Saturday, July 20, 2013

Share the Story

Yesterday was a long day for me. I left the house at 7:00 a.m. and spent the next four hours going all over Aflao to visit other private schools in our area. I'm collecting salary and tuition information from these schools so we can determine if SISCO is indeed charging a lower rate for students while paying a higher wage for teachers in comparison.

I heard the same stories over and over:
"The parents aren't educated. We have to fight to get them to understand its importance."
"The parents don't think school matters."
"I used to go to private school, but the fees were too high."
"The children don't come because their families can't pay."
"Only about 40% of our students actually pay the school fees."
"We charge as little as possible, but how else can we pay our teachers?"
"Change is slow."

Some of the headmasters talked to me readily and shared their own struggles, some of them eyed me suspiciously and hesitated to give me the information.
But out of nine schools, not one refused to help.
The truth is, as I made my pitch to them and they responded, we were all telling pieces of the same story. To different degrees and with different approaches, we are all fighting for the same outcome.
Often, that is inspiring. One headmaster outlined his vision for his school to me before I'd told him anything about SISCO. He wants to keep school fees as low as possible so all children will have the chance for an education. He's trying to help the parents understand why even the smallest of fees is worth the often large sacrifice they represent. He's struggling with the careful balancing act of trying to pay his teachers a living wage despite collecting barely any income. ...Sound familiar? This same headmaster then took me to the next six schools on his motorbike, which is the primary reason my morning was as successful as it was in the first place.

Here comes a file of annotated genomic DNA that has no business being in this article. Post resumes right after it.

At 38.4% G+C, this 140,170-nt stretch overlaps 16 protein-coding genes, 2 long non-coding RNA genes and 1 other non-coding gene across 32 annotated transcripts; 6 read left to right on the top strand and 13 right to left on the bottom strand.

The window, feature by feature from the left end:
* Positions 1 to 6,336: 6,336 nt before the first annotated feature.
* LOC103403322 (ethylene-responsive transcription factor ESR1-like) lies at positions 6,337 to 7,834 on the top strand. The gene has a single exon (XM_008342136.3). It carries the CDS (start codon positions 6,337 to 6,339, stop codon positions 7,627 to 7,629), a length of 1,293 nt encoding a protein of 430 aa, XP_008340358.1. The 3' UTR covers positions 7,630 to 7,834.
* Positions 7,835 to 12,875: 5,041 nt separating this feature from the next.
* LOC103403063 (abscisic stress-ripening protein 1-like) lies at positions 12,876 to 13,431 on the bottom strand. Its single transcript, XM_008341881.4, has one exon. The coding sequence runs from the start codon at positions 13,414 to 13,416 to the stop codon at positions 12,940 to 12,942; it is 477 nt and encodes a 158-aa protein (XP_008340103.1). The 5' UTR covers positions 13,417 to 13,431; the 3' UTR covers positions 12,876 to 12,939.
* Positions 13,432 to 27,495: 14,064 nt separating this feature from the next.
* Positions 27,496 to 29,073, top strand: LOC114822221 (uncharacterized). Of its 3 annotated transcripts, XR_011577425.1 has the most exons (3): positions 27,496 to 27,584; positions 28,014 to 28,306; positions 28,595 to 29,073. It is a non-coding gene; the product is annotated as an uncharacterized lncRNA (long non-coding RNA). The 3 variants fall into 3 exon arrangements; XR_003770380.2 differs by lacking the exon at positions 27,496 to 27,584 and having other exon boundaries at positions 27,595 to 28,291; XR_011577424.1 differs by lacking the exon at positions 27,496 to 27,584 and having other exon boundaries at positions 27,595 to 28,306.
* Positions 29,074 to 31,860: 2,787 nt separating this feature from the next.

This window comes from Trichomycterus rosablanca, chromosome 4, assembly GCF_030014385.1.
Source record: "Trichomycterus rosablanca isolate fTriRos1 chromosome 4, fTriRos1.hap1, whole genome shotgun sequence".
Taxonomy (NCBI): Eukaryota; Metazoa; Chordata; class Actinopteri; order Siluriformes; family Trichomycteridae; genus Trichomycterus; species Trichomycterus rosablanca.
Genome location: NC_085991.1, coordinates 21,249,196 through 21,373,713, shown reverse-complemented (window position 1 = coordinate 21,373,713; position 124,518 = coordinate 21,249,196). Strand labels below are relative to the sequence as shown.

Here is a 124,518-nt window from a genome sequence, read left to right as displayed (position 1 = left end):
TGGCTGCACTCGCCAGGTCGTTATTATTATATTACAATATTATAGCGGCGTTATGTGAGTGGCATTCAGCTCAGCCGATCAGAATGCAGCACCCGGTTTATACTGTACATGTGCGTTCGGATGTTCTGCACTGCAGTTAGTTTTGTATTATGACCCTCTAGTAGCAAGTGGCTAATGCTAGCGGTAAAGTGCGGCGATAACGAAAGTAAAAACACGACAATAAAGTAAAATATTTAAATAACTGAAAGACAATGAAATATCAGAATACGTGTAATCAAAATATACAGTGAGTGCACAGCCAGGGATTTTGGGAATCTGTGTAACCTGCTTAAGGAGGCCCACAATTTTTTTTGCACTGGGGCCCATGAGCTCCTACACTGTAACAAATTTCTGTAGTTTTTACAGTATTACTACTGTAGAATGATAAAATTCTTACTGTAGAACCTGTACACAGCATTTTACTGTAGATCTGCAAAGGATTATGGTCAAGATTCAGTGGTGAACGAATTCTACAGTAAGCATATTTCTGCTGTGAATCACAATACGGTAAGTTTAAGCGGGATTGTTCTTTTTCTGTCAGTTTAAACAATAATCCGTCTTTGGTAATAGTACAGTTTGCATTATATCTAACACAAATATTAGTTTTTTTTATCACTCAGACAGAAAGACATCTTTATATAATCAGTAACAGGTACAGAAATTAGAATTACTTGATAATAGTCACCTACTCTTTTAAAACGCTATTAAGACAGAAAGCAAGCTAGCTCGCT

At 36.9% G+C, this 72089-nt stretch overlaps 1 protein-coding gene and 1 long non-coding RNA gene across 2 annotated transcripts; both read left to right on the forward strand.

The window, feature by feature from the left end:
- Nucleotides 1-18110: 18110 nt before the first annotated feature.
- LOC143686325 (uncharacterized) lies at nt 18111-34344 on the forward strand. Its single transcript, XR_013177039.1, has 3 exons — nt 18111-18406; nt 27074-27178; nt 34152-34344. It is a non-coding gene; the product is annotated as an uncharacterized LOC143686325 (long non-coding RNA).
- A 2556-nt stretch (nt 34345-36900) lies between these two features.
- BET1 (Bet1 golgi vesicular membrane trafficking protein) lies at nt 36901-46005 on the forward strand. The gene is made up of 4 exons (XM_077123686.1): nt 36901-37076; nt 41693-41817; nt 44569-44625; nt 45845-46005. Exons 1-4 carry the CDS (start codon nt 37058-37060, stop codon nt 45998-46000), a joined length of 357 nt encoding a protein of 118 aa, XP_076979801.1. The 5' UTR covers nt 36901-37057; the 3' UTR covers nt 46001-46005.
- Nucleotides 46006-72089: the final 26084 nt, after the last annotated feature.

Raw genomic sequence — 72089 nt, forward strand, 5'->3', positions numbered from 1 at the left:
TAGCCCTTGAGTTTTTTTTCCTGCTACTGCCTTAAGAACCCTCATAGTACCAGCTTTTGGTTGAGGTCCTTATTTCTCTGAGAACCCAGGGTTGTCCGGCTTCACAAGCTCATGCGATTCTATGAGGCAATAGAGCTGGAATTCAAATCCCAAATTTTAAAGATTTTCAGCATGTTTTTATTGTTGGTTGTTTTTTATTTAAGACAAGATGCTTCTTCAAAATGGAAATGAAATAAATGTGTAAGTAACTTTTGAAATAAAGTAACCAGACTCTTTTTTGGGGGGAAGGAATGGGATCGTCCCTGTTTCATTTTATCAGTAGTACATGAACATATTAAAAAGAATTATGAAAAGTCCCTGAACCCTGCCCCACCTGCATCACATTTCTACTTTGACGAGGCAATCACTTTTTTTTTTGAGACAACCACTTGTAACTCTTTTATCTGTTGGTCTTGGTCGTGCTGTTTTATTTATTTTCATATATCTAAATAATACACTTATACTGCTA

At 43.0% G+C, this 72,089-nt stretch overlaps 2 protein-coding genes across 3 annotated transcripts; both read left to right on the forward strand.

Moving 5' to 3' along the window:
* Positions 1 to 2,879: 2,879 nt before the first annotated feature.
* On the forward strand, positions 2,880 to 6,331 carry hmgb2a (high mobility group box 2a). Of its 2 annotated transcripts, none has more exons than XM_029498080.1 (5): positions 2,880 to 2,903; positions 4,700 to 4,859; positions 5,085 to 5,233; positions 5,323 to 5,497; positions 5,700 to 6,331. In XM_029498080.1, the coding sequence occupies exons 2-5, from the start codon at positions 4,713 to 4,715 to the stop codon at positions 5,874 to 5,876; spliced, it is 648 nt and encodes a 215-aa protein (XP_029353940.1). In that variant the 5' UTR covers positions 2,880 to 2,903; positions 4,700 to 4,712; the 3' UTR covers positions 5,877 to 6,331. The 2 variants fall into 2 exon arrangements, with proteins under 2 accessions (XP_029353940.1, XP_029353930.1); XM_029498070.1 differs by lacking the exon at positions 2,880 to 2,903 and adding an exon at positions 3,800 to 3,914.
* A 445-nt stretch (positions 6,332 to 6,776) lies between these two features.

Sometimes, though, it is frustrating to see other schools take a radically different approach to solving the education deficits in Ghana, compared to how SISCO has chosen to operate. At one school I visited, the sound of the cane swishing through the air and smacking against human flesh didn't stop once in the ten or so minutes I was there. Not once. Sitting through that brief meeting and attempting to listen to the headmistress with a calm expression took strength I wasn't sure I had. Every muscle in my body was tense. That ugly sound was all I could hear. But I am playing a delicate game of diplomacy, and I cannot walk into a stranger's school and tell them how to run it if I want to maintain SISCO's positive reputation in the Aflao community.

So why the sudden need to find some cold, hard, factual evidence about SISCO's rates?

Well, that's another piece of the story.

Wednesday night Worfa and I decided to begin the process of creating and registering a non-profit organization in Ghana based on our work at SISCO.
I never intended to start a non-profit; that wasn't the plan even once SISCO and its scholarship program were born. I never wanted to start one either. And I will be the first to admit that I am not qualified for the job. I wanted to register SISCO through an existing organization, thus lifting the burden off my shoulders... instead I find myself undertaking a lengthy and complicated process I know- well, knew- nothing about.

Wednesday night I didn't know the difference between a Board of Directors and an Advisory Council. I didn't know which departments of the Ghanaian government oversee the creation of NGO's. I didn't know anything about writing a Constitution, or a Vision and Mission. Two and a half days later, I can tell you all those things. And what's more, our hopeful foundation has the seeds of all those things.

Students of Success Foundation is on its way to legally existing at a speed as fast as humanly possible. Meaning I have eaten, slept and breathed this process since the moment I made the decision to do it. I have never spent ten...twelve...eighteen hours a day on a single project before. Nothing was ever quite that important (or pressed for time!). So why am I doing it now? Much less for something I neither wanted nor intended to do period. Well... Karina tells me I'm too afraid to take credit for things. And although I can't rightfully take credit for all of the lightning-quick progress we've made since Wednesday- Karina herself is responsible for a large chunk of it- I will take credit for this: When it became clear that starting our own non-profit was our best (and essentially only) option, I stepped up because it was asked of me.
I will do whatever is needed to make sure our story gets its happy ending.

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